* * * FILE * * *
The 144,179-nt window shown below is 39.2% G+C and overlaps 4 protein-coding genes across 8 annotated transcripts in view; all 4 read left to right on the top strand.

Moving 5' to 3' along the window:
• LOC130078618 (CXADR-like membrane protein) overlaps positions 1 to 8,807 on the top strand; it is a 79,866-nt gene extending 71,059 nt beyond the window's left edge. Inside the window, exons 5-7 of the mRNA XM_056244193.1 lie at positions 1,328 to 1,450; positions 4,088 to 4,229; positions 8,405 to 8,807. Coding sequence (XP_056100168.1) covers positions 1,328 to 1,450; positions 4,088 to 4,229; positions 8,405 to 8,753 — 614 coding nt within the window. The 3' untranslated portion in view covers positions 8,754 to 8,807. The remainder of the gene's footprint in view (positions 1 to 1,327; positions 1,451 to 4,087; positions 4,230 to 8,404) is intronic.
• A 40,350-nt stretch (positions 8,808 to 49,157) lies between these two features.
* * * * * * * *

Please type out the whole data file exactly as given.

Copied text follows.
The 144,179-nt window shown below is 39.2% G+C and overlaps 4 protein-coding genes across 8 annotated transcripts in view; all 4 read left to right on the top strand.

Moving 5' to 3' along the window:
• LOC130078618 (CXADR-like membrane protein) overlaps positions 1 to 8,807 on the top strand; it is a 79,866-nt gene extending 71,059 nt beyond the window's left edge. Inside the window, exons 5-7 of the mRNA XM_056244193.1 lie at positions 1,328 to 1,450; positions 4,088 to 4,229; positions 8,405 to 8,807. Coding sequence (XP_056100168.1) covers positions 1,328 to 1,450; positions 4,088 to 4,229; positions 8,405 to 8,753 — 614 coding nt within the window. The 3' untranslated portion in view covers positions 8,754 to 8,807. The remainder of the gene's footprint in view (positions 1 to 1,327; positions 1,451 to 4,087; positions 4,230 to 8,404) is intronic.
• A 40,350-nt stretch (positions 8,808 to 49,157) lies between these two features.